10th genome of Christmas: The laboratory mouse

After human, the most studied animal, by a long margin, is mouse. Or, more strictly, the laboratory mouse, which is a rather curious creation of the last 200 years of breeding and science.

Laboratory mice originate mainly from circus mice and pet “fancy” mice kept by wealthy American and European ladies in the 18th century. Many of these mice had their roots in Japan and China, where their ancestors would have been kept by rich households. Unsurprisingly, the selection of which mice to breed over the centuries came down to habituation to humans and coat colour rather than scientific principles.

The founding genetic material for the lab mouse was not just one species, the European house mouse (Mus musculus domesticus), but three: Mus musculus domesticus, Mus musculus musculus (mainly Asian) and Mus musculus castaneus. Because mice have been following humans around for thousands of years, the history of these three species or strains (everything gets a bit murky here, as mice mate if they meet – but Asia to Europe is quite a distance if you are a mouse) is complex, to say the least.

Mice got their start in the genetics laboratory in a rather eccentric collaboration between a Harvard Geneticist (W. E. Castle) and a fancy-mouse breeder (Abbie Lathrop), who provided a series of mice with specific traits, such as Japanese Waltzing mice. Abbie arguably ran the world’s first-ever mouse house on her farm in Massachusetts. A student of Castle, C.C. Little, got involved in studying mice and transformed a small hamlet on the coast of Maine, Bar Harbor, into a research laboratory, later named the “Jackson Laboratory” after a generous donor. The Jackson lab (shortened to “Jax”) is still one of the world’s premier mouse research sites.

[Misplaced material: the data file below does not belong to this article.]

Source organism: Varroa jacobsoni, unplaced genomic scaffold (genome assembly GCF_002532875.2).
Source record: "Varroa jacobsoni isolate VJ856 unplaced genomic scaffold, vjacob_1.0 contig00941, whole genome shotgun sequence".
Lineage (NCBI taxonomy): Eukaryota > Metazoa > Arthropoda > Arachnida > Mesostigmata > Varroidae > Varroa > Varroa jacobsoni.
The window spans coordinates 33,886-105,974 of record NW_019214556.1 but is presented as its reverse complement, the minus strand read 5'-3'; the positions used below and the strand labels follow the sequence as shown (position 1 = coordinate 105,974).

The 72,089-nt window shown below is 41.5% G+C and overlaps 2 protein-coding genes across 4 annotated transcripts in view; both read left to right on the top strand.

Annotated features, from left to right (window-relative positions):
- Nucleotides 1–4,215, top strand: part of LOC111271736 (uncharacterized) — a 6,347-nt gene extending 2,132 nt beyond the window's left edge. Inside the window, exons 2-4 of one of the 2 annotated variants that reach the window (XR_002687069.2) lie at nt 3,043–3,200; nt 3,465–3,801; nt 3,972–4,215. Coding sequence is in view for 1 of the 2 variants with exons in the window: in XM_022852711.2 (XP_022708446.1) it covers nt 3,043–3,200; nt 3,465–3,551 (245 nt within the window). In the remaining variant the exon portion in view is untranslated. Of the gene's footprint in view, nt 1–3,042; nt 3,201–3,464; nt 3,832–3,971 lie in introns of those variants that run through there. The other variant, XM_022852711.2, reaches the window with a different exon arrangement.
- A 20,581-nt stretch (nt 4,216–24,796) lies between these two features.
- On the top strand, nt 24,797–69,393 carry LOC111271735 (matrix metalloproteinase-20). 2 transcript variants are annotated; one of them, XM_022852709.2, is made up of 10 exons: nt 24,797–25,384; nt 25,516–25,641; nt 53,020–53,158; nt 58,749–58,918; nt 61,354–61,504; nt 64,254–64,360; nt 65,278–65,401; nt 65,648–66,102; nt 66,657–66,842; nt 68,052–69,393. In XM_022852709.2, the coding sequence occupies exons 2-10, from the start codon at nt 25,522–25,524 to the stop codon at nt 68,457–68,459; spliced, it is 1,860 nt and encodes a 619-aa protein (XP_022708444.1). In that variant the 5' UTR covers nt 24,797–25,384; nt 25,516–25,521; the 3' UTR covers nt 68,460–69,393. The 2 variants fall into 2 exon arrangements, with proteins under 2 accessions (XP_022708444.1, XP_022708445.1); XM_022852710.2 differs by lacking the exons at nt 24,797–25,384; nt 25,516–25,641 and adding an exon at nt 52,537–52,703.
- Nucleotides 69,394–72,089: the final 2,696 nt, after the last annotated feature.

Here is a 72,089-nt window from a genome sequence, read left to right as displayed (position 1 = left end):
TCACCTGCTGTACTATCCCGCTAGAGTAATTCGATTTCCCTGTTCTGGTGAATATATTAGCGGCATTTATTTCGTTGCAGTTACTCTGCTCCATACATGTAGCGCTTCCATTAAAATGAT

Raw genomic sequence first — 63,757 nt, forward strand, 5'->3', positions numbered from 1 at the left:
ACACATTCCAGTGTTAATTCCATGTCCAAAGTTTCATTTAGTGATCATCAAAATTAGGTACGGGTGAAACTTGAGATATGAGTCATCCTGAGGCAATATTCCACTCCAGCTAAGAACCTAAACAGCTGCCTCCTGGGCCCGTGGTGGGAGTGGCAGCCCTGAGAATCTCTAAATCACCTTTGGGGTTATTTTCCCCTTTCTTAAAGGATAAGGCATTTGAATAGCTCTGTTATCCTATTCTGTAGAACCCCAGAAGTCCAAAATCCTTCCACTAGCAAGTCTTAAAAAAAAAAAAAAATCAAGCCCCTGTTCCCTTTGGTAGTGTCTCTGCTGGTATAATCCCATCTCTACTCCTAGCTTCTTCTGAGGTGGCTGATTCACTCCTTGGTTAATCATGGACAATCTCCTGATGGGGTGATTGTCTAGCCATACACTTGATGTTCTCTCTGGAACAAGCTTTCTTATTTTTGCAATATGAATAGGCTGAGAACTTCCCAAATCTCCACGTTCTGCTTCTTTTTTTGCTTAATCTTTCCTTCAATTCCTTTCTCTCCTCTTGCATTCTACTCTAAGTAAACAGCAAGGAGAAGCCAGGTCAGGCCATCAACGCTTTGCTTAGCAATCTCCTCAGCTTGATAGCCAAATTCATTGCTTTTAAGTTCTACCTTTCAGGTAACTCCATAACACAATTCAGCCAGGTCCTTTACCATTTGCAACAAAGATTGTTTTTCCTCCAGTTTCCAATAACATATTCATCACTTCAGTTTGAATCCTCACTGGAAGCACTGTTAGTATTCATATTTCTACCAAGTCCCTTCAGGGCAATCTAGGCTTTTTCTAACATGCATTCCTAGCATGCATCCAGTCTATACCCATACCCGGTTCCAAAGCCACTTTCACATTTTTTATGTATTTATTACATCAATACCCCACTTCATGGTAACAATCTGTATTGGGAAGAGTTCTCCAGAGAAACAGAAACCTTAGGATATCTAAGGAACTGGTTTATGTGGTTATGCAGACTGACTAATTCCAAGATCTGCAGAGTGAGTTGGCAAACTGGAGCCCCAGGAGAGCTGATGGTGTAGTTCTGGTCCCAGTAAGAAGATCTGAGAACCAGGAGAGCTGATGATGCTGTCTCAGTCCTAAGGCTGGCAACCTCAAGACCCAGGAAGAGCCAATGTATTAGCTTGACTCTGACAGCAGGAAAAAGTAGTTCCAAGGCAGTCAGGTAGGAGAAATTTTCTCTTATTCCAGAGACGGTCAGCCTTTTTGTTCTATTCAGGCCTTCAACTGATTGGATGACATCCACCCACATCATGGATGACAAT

Mice are excellent mammalian models: they really do have all the cell types, tissues and organs that human has, and so many features (though not all) of human biology, from cellular to physiological, can be replicated and studied in this animal. But it is the detailed control we have over the mouse genome that makes it an exceptional species for helping us understand biology. This control is thanks to two key developments. First, because mouse embryonic stem cells can be produced so easily, there are mouse cells (which you can keep in a petri dish) that can be coaxed into making viable embryos. These embryos can be implanted in pseudopregnant mice, and become full grown individuals. Second, one can swap pieces of DNA in and out in these stem cell lines at will – almost as easily as in yeast (and certainly more easily than in fly or worm).